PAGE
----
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Celexa: 7 things you should know

Medically reviewed by Carmen Fookes, BPharm. Last updated on Nov 22, 2019.

1. How it works

  • Celexa is a brand (trade) name for citalopram.
  • Citalopram is a medicine that may be used in the treatment of depression and other mood disorders. Experts believe citalopram's effects are due to its ability to rebalance chemicals in the brain, such as serotonin, that are imbalanced in people with anxiety, depression, and other disorders.
  • Its activity against other neurotransmitters is much less potent than other antidepressants.
  • Celexa belongs to a group of medicines called Selective Serotonin Reuptake Inhibitors (SSRIs). SSRIs are thought to work by preventing the reuptake of serotonin by nerves, leading to an increase in serotonin concentrations within the nerve synapse (space between two nerves).

2. Upsides

  • May be used in the treatment of moderate-to-severe depression (Major Depressive Disorder).
  • Less likely to cause drowsiness than some other antidepressants.
  • Has also been used off-label for other conditions such as anxiety, alcoholism, eating disorders, fibromyalgia, and obsessive-compulsive disorder.
  • SSRIs in general, are better tolerated than many other medicines used in the treatment of depression.
  • Celexa is less likely than some other SSRIs to interact with other medications.
  • SSRIs in general, are better tolerated than many other medicines used in the treatment of depression.
  • Celexa is available as a generic under the name citalopram.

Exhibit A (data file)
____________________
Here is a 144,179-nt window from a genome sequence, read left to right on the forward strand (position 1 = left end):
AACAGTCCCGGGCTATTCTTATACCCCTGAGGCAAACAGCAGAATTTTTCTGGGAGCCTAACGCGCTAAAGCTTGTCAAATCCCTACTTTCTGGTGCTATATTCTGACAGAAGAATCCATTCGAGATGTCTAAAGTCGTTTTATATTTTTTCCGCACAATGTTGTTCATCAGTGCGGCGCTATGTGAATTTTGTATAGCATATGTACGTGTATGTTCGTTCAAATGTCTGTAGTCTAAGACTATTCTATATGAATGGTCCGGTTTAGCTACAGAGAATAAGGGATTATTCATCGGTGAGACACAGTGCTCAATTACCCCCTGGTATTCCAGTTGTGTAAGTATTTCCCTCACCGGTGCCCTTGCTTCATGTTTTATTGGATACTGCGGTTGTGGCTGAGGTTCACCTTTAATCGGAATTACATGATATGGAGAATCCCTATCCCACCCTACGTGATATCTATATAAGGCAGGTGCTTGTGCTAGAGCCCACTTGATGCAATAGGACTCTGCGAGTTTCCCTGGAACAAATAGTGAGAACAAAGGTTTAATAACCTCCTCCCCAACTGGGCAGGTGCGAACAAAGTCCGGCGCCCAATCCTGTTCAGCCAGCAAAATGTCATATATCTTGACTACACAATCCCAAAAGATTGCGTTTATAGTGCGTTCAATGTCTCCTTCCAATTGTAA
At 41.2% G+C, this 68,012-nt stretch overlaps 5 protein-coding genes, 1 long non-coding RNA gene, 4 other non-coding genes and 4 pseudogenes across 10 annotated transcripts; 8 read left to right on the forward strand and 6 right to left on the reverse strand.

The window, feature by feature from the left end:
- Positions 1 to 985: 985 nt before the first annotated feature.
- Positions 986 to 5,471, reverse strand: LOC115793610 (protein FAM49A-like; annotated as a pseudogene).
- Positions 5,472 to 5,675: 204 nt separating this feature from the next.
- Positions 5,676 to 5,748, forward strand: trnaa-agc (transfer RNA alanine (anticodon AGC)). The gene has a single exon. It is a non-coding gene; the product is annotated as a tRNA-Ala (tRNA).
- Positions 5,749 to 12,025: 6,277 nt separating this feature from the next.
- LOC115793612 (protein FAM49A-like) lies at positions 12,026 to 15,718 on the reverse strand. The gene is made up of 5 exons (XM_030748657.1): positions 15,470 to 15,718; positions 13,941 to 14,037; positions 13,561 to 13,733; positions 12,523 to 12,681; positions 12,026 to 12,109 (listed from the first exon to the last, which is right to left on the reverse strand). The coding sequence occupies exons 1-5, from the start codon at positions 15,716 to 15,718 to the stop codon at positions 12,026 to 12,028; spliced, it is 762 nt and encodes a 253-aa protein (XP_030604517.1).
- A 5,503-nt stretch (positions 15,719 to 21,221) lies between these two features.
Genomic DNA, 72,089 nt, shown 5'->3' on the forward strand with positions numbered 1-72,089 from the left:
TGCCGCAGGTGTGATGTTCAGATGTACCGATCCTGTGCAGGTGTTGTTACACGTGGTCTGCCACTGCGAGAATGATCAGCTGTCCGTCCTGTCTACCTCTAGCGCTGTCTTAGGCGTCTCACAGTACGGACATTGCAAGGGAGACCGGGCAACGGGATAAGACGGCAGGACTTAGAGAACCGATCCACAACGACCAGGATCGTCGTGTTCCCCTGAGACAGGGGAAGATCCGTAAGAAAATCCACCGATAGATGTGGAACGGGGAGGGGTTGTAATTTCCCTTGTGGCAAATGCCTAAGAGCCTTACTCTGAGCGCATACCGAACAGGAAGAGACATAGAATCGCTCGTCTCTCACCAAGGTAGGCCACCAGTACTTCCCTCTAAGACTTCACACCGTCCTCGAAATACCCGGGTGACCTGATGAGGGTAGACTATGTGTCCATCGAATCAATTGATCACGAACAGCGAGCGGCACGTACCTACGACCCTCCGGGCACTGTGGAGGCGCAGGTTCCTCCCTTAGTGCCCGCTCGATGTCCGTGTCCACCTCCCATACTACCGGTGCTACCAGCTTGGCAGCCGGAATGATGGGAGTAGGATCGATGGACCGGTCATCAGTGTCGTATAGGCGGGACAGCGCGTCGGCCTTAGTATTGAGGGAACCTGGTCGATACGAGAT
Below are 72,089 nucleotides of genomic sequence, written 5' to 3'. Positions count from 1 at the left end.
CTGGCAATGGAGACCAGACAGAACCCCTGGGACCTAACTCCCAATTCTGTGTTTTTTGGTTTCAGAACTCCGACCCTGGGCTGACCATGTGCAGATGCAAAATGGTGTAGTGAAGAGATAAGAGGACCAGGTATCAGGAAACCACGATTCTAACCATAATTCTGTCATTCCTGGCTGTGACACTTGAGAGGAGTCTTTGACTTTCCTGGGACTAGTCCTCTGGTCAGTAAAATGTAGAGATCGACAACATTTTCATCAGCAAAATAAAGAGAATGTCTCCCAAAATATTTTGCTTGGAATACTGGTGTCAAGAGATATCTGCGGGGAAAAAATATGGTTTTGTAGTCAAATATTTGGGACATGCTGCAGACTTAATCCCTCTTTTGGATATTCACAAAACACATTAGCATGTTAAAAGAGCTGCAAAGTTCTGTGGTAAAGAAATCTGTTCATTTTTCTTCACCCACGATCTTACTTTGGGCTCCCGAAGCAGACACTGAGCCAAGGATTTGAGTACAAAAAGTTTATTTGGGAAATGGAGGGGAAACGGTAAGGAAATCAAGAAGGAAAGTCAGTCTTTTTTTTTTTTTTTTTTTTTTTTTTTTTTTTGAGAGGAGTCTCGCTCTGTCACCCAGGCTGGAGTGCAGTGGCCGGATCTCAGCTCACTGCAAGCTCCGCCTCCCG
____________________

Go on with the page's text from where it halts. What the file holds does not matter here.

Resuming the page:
3. Downsides

If you are between the ages of 18 and 60, take no other medication or have no other medical conditions, side effects you are more likely to experience include:

  • Insomnia, dry mouth, drowsiness, nausea, increased sweating and sexual dysfunction. Side effects may be more likely with Celexa (citalopram) compared to escitalopram, another SSRI.
  • May increase the risk of suicidal thoughts or behavior in young adults (similar to other antidepressants).
  • Interaction or over-dosage may cause serotonin syndrome (symptoms include agitation, hallucinations, fast heart rate, dizziness, muscle tremor, nausea, vomiting, diarrhea).
  • May cause a discontinuation syndrome if abruptly stopped or interrupted (symptoms include nausea, vomiting, diarrhea, headaches, sweating, tremors, vivid dreams, insomnia)
  • May affect the heart and heart rhythm (for example, prolong the QT interval); more likely at dosages greater than 40mg/day.
  • May not be suitable for people with preexisting cardiac disease or abnormalities or with low potassium or low magnesium levels.